When I developed the Love Travel brand back in 2004, the one word I chose for equity was ‘authenticity’, for the style I chose ‘intimacy’, and for the design, ‘sensuality’. So what I mean by authenticity is keeping it real — real places, real people, real advice based on real experiences. I loathe and avoid experiences manufactured for tourists. I write like I was tapping out a note to my best friend, so I share my absolute best personal advice. Nothing finds its way into the books or into my travel design services, that I have not experienced first-hand. However as a ‘luxury vagabond’ talking to like-minded people, I use time, not money, as my currency. I think as you get older you realise the importance of time and not wanting to waste it having crappy experiences. I believe it is up to my clients and readers to choose their budgets and their priorities, not me. For example, whether you are chartering a yacht or queing up for a ferry, I want to make sure you have a memorable experience on the waters of the Bombay harbour — you choose the one that suits you.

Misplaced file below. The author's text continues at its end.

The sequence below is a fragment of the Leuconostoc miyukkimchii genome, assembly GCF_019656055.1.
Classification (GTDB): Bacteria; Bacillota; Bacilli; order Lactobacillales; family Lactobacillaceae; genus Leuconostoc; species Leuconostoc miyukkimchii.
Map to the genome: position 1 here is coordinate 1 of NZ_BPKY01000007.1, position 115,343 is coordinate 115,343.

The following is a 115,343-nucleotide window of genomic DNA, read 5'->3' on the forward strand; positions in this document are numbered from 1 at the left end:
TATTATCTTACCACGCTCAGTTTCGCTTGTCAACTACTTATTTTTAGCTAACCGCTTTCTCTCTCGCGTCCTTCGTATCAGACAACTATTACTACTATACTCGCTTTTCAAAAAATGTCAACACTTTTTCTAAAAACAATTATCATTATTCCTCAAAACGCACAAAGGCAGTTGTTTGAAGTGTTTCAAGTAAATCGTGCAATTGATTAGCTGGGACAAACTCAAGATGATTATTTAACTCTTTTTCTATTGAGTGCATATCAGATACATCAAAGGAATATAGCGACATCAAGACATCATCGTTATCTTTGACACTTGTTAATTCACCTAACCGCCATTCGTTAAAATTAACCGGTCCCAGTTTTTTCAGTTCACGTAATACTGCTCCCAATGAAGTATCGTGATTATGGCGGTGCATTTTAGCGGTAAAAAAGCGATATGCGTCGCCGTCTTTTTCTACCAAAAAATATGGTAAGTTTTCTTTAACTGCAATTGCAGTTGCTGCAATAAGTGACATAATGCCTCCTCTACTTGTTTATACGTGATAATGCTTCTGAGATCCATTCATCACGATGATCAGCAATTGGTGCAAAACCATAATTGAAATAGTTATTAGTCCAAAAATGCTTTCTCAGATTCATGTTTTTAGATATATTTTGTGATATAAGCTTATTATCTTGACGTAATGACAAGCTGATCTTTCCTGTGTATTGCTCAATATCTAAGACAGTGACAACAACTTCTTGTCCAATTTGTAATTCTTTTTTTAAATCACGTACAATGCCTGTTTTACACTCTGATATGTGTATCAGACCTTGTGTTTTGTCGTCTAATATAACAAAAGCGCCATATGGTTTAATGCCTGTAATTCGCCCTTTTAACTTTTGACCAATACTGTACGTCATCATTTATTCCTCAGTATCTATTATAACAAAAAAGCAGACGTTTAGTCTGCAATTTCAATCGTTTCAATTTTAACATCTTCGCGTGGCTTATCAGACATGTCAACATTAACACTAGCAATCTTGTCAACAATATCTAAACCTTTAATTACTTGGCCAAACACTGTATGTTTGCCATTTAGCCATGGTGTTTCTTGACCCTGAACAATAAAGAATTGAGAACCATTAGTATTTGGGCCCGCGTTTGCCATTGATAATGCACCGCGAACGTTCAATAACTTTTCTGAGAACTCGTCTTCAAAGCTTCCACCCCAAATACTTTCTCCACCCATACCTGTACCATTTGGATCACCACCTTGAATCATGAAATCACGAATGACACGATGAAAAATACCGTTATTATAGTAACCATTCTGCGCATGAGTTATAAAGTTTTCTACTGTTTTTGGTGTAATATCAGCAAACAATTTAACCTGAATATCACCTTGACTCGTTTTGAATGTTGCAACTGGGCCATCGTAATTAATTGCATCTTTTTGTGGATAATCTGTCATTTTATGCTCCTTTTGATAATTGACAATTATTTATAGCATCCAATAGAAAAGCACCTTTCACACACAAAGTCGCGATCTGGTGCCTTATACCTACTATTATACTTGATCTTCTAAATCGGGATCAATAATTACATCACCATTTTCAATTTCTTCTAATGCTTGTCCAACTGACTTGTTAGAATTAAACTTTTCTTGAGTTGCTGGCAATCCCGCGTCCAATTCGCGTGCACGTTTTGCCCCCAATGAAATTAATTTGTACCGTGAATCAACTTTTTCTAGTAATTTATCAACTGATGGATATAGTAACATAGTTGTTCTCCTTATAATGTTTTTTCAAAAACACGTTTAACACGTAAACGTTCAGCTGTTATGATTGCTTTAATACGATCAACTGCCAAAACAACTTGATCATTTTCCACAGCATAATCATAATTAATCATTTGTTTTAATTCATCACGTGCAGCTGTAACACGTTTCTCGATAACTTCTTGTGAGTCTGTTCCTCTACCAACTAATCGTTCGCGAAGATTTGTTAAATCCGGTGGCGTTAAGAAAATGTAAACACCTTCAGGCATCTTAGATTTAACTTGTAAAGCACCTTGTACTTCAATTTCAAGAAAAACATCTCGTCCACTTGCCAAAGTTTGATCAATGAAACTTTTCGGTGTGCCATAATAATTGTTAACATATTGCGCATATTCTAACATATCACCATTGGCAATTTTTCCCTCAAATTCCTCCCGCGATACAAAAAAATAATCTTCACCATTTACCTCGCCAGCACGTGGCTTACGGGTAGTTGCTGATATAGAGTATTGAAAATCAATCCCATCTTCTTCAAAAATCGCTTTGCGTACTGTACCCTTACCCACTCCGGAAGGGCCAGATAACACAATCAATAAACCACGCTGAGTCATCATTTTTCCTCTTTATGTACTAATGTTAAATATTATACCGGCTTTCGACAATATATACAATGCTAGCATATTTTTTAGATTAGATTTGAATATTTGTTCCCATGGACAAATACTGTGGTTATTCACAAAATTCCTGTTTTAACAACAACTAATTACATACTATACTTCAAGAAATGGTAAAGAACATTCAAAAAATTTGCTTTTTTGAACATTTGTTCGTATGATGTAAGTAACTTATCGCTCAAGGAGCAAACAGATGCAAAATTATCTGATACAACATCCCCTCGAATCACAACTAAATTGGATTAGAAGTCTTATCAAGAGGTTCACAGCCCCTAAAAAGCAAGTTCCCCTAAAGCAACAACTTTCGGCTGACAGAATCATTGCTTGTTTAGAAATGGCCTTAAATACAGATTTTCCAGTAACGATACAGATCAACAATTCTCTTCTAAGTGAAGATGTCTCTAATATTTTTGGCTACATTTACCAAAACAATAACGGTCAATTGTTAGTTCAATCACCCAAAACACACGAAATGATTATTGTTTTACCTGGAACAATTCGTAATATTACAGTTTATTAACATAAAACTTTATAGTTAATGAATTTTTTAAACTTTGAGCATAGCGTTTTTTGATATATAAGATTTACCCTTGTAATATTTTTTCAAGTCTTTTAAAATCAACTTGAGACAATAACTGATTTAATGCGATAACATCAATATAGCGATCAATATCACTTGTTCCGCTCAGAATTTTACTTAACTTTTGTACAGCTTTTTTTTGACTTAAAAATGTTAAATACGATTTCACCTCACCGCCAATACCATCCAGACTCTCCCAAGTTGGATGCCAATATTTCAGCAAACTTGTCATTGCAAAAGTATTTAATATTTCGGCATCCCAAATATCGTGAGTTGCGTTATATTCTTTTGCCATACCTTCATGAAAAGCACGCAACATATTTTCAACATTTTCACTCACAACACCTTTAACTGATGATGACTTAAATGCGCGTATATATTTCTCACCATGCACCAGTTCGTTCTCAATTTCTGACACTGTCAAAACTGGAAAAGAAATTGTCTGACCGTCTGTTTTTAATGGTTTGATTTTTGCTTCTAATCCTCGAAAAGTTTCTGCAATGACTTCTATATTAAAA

What is the one object from your travels that you cherish the most?
There is no one object, in fact there are very few objects. As hackneyed as it sounds, I really do cherish memories, the sounds, the smells, the tastes, the views, the surprises, the friendships and the knowledge gained from a travelling life. My family and friends will be rolling their eyes at this point, having witnessed way too many overstuffed bags of treasures coming back from adventures!
Could you share some of your most memorable experiences that have made their way into the travel guides?
Hah, the most memorable experiences might need to go into a novel, not a travel guide. I think this question is best answered reading one of the guides. Each page, each entry is a memory.